President Bola Ahmed Tinubu has assented bill extending the retirement age of judges from 65 to 70 years old.
The bill initially passed by the 9th National Assembly was declined by former President Muhammadu Buhari based on the legal advice of then-attorney general Abubakar Malami.
Titled “Constitution of the Federal Republican of Nigeria, 1999 (Fifth Alteration) (No.37) Bill, 2023”, the bill is President Tinubu’s first bill to sign since taking office on May 29.
The amendment law applies to high court judges and other classes of judicial officers. The legislation also aims to harmonize the pension rights of judicial officers specified in section 6(5) of the 1999 constitution (as amended), ensuring uniformity across the board.
The retirement age of justices of the Appeal and Supreme Courts in the country is already set at 70 years old, but the new legislation extends the retirement age of judges of the high court, federal capital territory, state high court, sharia court of appeal, customary court of appeal, and area court to 70 years of age.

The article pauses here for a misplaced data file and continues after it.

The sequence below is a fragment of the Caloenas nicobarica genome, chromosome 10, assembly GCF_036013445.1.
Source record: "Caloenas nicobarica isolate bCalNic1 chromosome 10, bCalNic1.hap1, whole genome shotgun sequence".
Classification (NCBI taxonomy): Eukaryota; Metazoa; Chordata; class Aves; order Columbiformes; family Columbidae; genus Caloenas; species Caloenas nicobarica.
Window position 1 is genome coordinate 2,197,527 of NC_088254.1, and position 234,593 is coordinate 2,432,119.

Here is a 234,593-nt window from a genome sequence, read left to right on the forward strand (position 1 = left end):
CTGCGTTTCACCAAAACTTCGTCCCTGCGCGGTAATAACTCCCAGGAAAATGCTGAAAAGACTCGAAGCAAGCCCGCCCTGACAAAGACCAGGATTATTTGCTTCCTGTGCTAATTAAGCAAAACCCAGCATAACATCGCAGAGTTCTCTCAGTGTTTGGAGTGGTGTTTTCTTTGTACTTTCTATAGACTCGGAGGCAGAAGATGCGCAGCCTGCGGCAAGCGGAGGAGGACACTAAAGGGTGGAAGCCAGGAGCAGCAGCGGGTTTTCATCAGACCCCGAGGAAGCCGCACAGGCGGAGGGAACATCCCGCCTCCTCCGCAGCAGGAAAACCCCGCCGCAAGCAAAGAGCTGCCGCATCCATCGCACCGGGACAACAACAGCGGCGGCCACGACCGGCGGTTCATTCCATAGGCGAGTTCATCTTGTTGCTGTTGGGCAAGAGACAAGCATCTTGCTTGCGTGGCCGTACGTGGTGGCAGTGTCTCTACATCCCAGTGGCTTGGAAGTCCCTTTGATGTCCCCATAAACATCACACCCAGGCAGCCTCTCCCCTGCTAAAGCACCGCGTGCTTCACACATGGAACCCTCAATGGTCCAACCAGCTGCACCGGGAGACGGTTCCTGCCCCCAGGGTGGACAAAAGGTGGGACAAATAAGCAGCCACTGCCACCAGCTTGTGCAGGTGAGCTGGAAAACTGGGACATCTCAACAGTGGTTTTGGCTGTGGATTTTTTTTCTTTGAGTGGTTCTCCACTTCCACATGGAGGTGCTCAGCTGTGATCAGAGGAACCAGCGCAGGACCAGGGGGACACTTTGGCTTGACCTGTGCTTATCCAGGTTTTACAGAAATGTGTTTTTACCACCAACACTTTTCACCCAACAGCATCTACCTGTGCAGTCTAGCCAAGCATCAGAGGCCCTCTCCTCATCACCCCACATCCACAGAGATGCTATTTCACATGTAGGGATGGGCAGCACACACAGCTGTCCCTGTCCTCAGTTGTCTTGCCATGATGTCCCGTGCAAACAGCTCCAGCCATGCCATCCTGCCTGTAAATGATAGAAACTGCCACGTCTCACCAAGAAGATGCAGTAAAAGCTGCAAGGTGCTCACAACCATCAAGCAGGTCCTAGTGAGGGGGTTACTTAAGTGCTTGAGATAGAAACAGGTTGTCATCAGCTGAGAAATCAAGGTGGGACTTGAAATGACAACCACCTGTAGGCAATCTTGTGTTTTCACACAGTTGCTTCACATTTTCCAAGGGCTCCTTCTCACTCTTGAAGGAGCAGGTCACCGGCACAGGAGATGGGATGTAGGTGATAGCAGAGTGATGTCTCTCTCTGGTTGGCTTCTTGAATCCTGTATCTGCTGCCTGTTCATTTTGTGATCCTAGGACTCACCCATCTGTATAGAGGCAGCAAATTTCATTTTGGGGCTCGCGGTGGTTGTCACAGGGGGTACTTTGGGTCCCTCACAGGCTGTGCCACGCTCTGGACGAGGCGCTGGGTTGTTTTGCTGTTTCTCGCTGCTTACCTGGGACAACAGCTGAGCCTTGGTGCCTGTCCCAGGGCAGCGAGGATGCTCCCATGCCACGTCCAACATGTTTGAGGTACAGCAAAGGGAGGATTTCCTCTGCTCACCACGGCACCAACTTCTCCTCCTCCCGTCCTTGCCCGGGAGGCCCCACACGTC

According to Abiodun Oladunjoye, the director of information in the state house, Tinubu has shown a strong stance on the need to strengthen the judiciary. He said Tinubu’s administration would empower the judicial officers with necessary resources to enhance the judiciary’s effectiveness.
On May 2, the National Assembly directed its clerk, Amos Ojo, to transmit the bill for former President Buhari’s assent. However, then-Attorney General of the Federation, Malami advised against signing the bill.
In a memo dated May 23 addressed to the office of the chief of staff to the president, Malami said the bill appeared to be “far-reaching, unduly wide, ambiguous”, adding that it made no “justification” for the extension of retirement age and benefits for judges. Malami also said that approving the bill might lead to agitation for the extension of retirement age for Justices of the Supreme Court and Court of Appeal.
The judiciary has long called for an increase in the retirement age of judicial officers to enhance the judiciary’s effectiveness. The amendment law comes at a time when some Nigerian lawyers are questioning the government’s commitment to an independent judiciary and the rule of law in the country.